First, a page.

Hon. James Brown Neale


HON. JAMES BROWN NEALE, deceased, late President Judge of the Thirty-third Judicial district of Pennsylvania, and for many years associated with the most important legal proceedings in Armstrong county, was born in Pittsburgh, Pa., Feb. 27, 1837. He was closely connected, both by descent and by marriage, with the early pioneer families Families of western Pennsylvania.

His father, Dr. Samuel S. Neale, was born in Burlington, N.J., Jan. 15, 1792, and studied medicine with the celebrated Dr. Benjamin Rush, of Philadelphia, Pa. Dr. Neale after receiving the usual education afforded by the excellent academy of his native town began the study of medicine in Philadelphia, Pa., studying under Dr. Physick as well as with Dr. Rush, and attended the course of lectures at the University of Pennsylvania. About the year 1814 he commenced the practice of medicine at Connellsville, Pa., removing about 1817 to locate in Kittanning.

He was married July 4, 1826, to Margaret, eldest daughter of Robert Brown, whose father, James Brown, St., served in the American army throughout the Revolutionary war. With the exception of a single interruption, a temporary residence in the city of Pittsburgh, where Judge Neale was born, he continued in active practice in Kittanning until his death in 1857-a period of thirty-eight years. He belonged to various medical societies and was held in high esteem in that profession. His death occurred Aug. 22, 1857. His wife died March 18, 1851. Both Dr. Neale and his wife are buried in the Kittanning cemetery. Dr. Neale was survived by three sons and two daughters: Charles T., James B., Alonzo P., Rebecca B. and Phebe I. Neale.

A brief account of the early life of Judge Neale is contained in the National Encyclopedia of American Biography (James T. White & Co., New York), Volume VI, page 190:


"James B. Neale was educated at the public schools of his native city and at Elder's ridge Academy. He early entered business as a clerk, then studied law, and was admitted to the bar in 1862. He commenced the practice of law in Kittannning as a partner of his preceptor, E. S. Golden. He spent the year 1871 at the University of Leipzig, Germany, and on his return to American resumed the practice of his profession, making his home at Kittanning, Pa. From 1876 to 1881 he was editor of the 'Union Free Press,' the Republican organ of Armstrong county. Governor Hoyt appointed him president judge of Thirty-third Judicial district of Pennsylvania in 1879, and the same year he was elected to the office at the fall election as the candidate of the Republican party. He held the office for the full term of ten years, until January, 1890. On retiring from judicial office he resumed the practice of law. Judge Neale was married July 28, 1885, to Anna, daughter of Simon Truby, of Kittanning."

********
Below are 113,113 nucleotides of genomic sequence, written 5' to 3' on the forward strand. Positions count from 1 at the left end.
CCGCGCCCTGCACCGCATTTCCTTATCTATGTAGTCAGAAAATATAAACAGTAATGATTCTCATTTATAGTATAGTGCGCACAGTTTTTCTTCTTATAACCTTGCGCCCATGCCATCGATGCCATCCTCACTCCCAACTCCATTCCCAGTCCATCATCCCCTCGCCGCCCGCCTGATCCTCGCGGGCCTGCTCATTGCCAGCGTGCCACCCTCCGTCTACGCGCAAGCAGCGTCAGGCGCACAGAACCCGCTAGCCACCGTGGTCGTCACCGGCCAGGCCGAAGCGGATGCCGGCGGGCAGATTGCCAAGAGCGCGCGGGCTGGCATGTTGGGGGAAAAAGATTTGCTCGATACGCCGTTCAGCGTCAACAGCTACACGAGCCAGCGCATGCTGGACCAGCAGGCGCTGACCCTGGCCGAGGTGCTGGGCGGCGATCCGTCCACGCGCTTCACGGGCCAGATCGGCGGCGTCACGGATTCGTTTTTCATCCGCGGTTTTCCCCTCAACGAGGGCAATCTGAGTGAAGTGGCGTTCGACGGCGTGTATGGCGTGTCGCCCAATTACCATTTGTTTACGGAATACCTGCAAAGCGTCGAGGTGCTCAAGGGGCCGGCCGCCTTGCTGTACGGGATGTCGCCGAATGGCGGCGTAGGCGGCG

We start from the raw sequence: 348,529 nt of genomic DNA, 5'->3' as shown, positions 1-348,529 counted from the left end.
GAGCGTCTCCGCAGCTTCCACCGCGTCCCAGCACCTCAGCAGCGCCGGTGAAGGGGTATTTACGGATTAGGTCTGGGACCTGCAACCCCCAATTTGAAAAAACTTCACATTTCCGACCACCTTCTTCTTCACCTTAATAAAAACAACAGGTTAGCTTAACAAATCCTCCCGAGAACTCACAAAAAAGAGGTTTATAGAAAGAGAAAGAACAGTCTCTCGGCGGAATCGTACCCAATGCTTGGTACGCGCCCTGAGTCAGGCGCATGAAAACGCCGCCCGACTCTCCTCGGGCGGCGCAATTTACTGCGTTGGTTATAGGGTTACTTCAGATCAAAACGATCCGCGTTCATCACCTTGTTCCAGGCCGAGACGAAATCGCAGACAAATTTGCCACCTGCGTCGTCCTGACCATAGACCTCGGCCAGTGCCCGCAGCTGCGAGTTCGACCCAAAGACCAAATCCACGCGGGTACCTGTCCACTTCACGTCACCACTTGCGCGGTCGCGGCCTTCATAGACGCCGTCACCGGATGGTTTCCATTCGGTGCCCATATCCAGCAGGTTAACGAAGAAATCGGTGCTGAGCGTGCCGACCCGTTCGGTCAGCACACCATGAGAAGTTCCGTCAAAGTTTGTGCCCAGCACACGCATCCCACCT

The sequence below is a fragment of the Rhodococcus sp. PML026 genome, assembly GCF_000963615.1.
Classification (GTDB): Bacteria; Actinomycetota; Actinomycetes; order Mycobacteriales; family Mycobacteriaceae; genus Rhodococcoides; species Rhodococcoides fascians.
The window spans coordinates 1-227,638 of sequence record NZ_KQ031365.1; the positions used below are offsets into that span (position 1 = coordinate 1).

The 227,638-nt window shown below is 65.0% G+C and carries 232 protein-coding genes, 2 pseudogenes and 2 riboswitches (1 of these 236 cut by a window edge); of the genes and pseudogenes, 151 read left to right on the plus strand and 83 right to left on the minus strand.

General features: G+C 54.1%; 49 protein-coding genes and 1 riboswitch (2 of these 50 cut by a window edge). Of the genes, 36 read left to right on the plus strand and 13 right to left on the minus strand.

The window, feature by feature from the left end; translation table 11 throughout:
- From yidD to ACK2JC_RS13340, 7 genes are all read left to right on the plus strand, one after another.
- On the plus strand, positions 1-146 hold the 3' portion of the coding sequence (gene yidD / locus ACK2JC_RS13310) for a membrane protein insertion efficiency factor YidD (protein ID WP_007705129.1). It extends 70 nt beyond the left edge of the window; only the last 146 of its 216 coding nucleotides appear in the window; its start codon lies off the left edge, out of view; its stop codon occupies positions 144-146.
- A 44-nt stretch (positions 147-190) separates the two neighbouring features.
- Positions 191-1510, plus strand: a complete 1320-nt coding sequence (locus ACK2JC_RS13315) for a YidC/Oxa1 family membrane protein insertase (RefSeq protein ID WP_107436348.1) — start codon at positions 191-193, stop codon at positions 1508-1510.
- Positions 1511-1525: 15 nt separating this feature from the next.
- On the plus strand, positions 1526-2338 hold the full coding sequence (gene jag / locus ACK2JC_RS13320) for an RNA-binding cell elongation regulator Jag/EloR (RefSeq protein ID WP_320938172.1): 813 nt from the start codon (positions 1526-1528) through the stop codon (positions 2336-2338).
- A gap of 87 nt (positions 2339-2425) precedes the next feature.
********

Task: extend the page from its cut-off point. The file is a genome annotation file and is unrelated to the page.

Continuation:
After his admission to the Armstrong county bar, in 1862, Judge Neale entered into a partnership with the late Judge Joseph Buffington, a former judge of Armstrong county. He later became a partner of Edward S. Golden, a prominent attorney of Kittanning, the firm being known as Golden an Neale. When he was appointed president judge in 1879 it was to fill the vacancy caused by the death of Hon. Jackson Boggs. At the expiration of his appointive term, as has been stated, he was elected as the candidate of the Republican party for the full term of ten years. During his term on the bench he proved himself a jurist of keen judgment and unswerving integrity of purpose. At the expiration of his elective term in 1890 he again came before the people for reelection as the Republican nominee, but owing to the fact that he had become very prominent as an advocate of the temperance cause, refusing all licenses during the last few; years of his term, he was bitterly opposed by the liquor interests and was defeated. Upon retiring from the bench, in 1890, he formed a partnership for the general practice of law with John H. Painter, Esq., under the firm name of Neale and Painter, which partnership continued until his death, Dec. 31, 1903.

Judge Neale was a Son of the American Revolution, president of the Merchants' National Bank of Kittanning, which institution he was instrumental in organizing, a member of the Pennsylvania Bar Association, and a member of St. Paul's Protestant Episcopal Church of Kittanning.

One of Judge Neale's old-time associates at the bar says of him: "He had the temperament of the Irish race; being very strong in his feelings and decided in his views, and very genial. During his term on the bench he displayed a high sense of the duties of his position, and his influence was very great in maintaining the honor and dignity of the profession. In his earlier career he was a business man, and his knowledge of business methods was broad and well defined. As a lawyer his practice was largely of a commercial nature, though after the responsiblities of the judgeship devolved upon him he became a close student of all branches of the law, and his decisions were in the main sustained by the higher court, a strong proof of his ability. One of the Judge's notable accomplishments was the success of his influence toward cementing the friendships among members of the bar, which led to the forming of the Bar Association, and the attendant banquets and outings which gave pleasure and enjoyment to all who participated."

Source: Pages 368-369, Armstrong County, Pa., Her People, Past and Present, J.H. Beers & Co., 1914
Transcribed September 2001 by Linda M. Stitt for the Armstrong County Beers Project
Contributed for use by the Armstrong County Genealogy Project (http://www.pa-roots.com/armstrong/)

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